A Clam Sorting Equipment Company Grows in Bohemia

Ocean Rich shellfish suppliers in Brookhaven use Chuck Steuer’s shellfish sorting cull machines in their daily routines.

Nothing says “summer is coming” like a big, piled mess of seafood. Whether it’s a mixed steamer pot or a light chili clam pasta, a messy plate redolent of saltwater is always the start of a happy afternoon. When you think about how shellfish are arranged in the aisles of local markets, however, things are anything but disordered. The little neck clams are neatly sorted away from the giant chowder clams. Bohemia’s Shellfish Equipment, Inc. is the architect of that order.

Shellfish Equipment, Inc. was founded 30 years ago, and its current owner, Chuck Steuer, has been running the show since 1998. The “bread and butter” of the company is clam sorting—separating the little neck clams from the cherry stone and chowder clams once they’re dredged up together from the floor of the ocean. Steuer outfits custom machines called “clam graders” with adjustable gaps between cushioned rollers that trap clams based on size and thickness. This forces the clams down their designated shoot. From there, the clams are bagged automatically based on a batching system that increases efficiency. As the clams race down the shoot after sizing, they are detoured into one of two secondary shoots per clam grade to fill a connecting bag. Once filled, the shoot closes off and switches the clams to the other shoot, giving the operator time to switch the bag without losing time. A 4-grader, with an experienced crew, can process up to 60,000 clams per hour. Clams, being delicate, do require some special treatment to prevent shell cracking such as cushioned, short drops and flaps to slow clams down.

Shellfish Equipment, Inc. also makes oyster tumblers and tables that sort and count in a different way because of the irregular size and shape. In addition, Steuer services dredger boats, conveyers, washers and more for his customers. Currently, it’s clam busy season, which means long hours. Steuer’s in the process of fabricating six machines while traveling around the country on service calls. He has always been interested in welding and building equipment and, as a Long Island native, naturally holds a deep appreciation for shellfish. This combination has made him successful at growing Shellfish Equipment, Inc. into the quality company it is today. Steuer is committed to working personally with each of his customers, which keeps the operation small; Shellfish Equipment, Inc. only has one other full-time employee. He’s never advertised, relying only on repeat customers and word of mouth—just how he likes it. It’s that spirit that led the previous owner to pass the company onto Steuer in the first place. Now, Steuer sells equipment to him.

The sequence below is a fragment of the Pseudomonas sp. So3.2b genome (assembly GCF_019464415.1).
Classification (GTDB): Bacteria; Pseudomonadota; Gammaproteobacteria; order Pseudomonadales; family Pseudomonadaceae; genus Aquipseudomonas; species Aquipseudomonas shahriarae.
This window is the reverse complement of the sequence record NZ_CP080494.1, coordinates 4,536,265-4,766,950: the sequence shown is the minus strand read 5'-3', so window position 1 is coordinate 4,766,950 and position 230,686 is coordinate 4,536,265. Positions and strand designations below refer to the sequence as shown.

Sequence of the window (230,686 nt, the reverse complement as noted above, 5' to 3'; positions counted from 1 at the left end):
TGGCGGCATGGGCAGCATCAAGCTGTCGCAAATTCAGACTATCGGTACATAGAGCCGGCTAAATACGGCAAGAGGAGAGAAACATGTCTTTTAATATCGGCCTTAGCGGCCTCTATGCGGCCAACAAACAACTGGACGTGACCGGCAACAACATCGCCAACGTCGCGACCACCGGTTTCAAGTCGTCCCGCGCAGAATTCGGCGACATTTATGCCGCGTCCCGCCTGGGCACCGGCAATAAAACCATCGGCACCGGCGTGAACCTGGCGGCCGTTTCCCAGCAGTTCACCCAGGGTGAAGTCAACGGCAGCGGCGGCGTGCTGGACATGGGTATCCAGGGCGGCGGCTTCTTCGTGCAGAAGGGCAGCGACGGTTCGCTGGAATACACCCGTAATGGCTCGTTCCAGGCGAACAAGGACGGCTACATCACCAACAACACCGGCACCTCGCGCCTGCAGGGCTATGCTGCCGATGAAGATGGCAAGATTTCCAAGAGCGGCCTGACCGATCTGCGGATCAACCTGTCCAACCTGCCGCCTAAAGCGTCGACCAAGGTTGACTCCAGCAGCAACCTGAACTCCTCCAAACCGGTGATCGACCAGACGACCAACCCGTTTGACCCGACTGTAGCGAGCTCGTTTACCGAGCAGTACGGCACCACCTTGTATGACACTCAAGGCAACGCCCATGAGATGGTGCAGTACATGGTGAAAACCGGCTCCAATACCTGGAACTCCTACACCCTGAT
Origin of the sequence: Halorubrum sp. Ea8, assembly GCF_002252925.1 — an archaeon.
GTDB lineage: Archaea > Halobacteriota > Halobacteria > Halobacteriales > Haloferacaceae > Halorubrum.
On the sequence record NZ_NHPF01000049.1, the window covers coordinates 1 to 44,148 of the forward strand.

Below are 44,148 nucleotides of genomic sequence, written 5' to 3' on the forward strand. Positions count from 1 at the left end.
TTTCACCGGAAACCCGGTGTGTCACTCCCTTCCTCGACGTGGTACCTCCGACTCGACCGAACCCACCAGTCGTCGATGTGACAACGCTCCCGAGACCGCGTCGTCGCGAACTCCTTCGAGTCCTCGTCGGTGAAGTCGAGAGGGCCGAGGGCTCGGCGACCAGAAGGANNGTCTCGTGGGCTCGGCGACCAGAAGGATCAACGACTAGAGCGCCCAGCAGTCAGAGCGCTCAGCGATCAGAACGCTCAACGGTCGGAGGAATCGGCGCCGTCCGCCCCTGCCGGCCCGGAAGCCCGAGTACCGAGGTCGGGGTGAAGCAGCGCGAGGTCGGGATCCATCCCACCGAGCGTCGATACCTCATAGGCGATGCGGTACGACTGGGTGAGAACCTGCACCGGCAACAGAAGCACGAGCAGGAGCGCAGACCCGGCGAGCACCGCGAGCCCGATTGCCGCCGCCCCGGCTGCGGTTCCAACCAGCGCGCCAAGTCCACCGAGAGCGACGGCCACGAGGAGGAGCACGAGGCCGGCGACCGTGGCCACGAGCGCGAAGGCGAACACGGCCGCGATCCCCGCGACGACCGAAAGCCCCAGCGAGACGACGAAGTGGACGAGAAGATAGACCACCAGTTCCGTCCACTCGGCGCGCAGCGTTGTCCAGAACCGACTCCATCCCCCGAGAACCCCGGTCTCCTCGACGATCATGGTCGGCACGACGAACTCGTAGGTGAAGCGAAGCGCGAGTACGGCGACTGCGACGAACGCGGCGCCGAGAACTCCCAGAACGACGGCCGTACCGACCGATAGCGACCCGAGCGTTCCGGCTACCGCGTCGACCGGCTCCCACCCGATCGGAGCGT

Chuck Steuer designs and builds shellfish sorting cull machines and conveyer belts out of his Bohemia garage.

As further proof of his dedication, Steuer was visiting a customer when I first called him for an interview. Later on, I was able to pick his brain about clam graders and his background. At the end of the interview, I asked what his favorite perk of the job is. He mentioned that traveling up and down the East Coast, and even as far away as Europe, has been a great experience.

“It’s all custom equipment, so you have to be small to oversee everything,” he said. “It’s how I like it. When a customer calls you up, you go.”

And then, after a brief pause, he adds: And I’ve never been left wanting for great shellfish in this line of work either.